Who would’ve ever thought that white balance is something that’s so very important to an image and especially so in black and white? Believe it or not, most people wouldn’t think so. They’re perfectly content with going along with whatever the camera gives them in auto. Even further, many folks never even care to edit their white balance. White balance can surely affect the colors in an image but they’ll really affect the way that the tones in black and white photography works out too. We’re going to show you how white balance can greatly alter your black and white image and the theories behind it.
When you go about taking pictures with your smartphone, you’re probably not going about thinking into the scenes too much. For the most part, the beauty of smartphone photography is how candid it can be if you’re just looking for a quick photo. But lots of folks either use their smartphone as their primary camera or they feel confident enough in their abilities to produce great work. With so much technology packed into today’s phones, it’s indeed incredibly simple to take better photos.
We’re going to get you started from the ground up.
Anyone that has done smartphone photography before in the past knows that the secret to outputting better photos isn’t in the shooting process necessarily but in the post-production process. With that said, you’ll need the best apps that you can get your hands on to do something better. Unlike actual, dedicated cameras, everything with a smartphone is done via software of some sort. Everyone obviously knows about and uses Instagram, but if you’re not exploring other options then you should strongly consider these.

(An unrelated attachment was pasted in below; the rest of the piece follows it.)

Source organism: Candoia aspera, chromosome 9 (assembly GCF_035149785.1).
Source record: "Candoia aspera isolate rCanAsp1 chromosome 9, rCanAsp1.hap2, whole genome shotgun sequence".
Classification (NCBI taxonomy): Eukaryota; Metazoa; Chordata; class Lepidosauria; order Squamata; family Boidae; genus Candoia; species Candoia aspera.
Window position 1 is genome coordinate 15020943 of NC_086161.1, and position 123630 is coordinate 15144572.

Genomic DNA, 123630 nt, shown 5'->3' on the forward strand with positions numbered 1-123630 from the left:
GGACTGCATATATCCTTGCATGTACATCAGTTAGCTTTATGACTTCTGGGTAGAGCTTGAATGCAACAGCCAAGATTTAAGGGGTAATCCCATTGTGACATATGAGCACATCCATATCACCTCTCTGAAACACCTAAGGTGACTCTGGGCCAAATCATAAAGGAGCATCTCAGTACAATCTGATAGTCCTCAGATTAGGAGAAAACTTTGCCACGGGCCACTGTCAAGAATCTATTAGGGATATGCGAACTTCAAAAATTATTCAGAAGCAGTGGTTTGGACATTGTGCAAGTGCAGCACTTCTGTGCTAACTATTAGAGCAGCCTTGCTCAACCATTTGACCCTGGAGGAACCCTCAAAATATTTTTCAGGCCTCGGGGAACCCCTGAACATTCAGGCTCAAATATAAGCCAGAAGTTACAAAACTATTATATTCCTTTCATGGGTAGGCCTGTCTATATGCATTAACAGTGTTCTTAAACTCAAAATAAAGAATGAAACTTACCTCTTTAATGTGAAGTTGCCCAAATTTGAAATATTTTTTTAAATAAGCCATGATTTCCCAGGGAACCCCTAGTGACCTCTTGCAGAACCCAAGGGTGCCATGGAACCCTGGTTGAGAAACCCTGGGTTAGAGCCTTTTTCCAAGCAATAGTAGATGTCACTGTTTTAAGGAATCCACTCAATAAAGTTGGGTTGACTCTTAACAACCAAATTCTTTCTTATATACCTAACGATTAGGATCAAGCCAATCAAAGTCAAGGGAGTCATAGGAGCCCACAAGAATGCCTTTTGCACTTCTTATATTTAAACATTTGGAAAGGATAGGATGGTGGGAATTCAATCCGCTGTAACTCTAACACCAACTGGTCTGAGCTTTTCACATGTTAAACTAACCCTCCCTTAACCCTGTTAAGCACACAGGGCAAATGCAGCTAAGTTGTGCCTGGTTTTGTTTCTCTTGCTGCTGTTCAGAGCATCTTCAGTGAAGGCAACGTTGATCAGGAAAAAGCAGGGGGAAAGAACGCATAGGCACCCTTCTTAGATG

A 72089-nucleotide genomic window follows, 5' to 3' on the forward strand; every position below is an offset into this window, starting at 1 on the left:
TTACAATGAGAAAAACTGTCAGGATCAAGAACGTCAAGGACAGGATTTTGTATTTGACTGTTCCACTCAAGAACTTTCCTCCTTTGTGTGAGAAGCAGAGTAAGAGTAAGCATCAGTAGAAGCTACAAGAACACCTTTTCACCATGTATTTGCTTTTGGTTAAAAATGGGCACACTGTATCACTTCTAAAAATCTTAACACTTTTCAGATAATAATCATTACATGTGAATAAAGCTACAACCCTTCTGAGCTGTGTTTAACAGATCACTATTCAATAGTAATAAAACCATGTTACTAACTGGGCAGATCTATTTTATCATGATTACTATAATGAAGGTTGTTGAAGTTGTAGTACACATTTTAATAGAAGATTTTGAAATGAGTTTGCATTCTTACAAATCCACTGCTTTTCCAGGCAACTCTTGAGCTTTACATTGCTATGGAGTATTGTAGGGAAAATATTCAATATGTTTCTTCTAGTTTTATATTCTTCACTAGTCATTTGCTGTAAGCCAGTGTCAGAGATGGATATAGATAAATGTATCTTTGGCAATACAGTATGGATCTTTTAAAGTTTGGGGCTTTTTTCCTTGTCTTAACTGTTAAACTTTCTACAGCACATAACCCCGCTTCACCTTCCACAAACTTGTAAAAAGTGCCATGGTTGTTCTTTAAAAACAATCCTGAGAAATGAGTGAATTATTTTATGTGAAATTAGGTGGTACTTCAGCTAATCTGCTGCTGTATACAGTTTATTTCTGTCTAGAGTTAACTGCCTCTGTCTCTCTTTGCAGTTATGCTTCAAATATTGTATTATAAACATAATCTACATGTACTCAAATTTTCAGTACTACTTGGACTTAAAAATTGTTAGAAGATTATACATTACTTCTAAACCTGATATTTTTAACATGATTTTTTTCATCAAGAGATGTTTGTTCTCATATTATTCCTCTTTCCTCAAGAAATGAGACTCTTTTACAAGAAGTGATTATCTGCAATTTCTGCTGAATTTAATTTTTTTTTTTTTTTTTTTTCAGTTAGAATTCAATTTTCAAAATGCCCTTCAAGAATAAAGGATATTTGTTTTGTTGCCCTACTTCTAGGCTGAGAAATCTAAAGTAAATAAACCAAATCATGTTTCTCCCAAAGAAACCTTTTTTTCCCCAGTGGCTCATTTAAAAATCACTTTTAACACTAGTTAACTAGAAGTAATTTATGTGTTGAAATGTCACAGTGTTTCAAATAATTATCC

It’s just a tool. Nothing more.
The decisive moment is one in street photography that is often spoken about being captured, but it can also be created.
Leading lines: they’re one of the first things that every photographer learns about when it comes to shooting images in school. If you learned online and without format training, then you probably studied the rule of thirds first. But when you’re looking at a photo, one of the best ways ro artfully create an image that photographers have traditionally been taught is by using leading lines. Call it a rule that needs to be broken, it’s still a very effective one that when done correctly, can trump pretty much any other rule out there with the exception of using text in an image. For many years, black and white photography was the way to go. But when color came around, things changed quite a bit.So let’s explore leading lines and black and white photography.
If you’ve ever had prints made or seen them, then chances are that they’re all from the same Fujifilm paper used by Walgreens, Costco, Duane Reade, etc. That’s a glossy paper and that’s what people are so used to seeing. I’m going to tackle glossy in a bit. But first, I should really emphasize and talk about matte paper. Instead of these pharmacy prints, you should liken matte paper more to the types of paper that one would typically write on. Even then, matte paper isn’t really done a whole lot of justice by saying that.
“For the first time, I had felt betrayed. Years and years of an industry and marketing teaching me that Kodak Tri-X 400 was the absolute best and that there is no reason for you to go out there and try anything else.”
“…if you didn’t know any better, you’d probably just completely skip the fact that there is indeed black and white instant film out there.”
“Look at what has happened on Instagram, look at the selfie world and the increasing amount of pay-per-view sites that photographers and models can make quick cash by selling ‘naughty’ photos online. I want nothing to do with that.”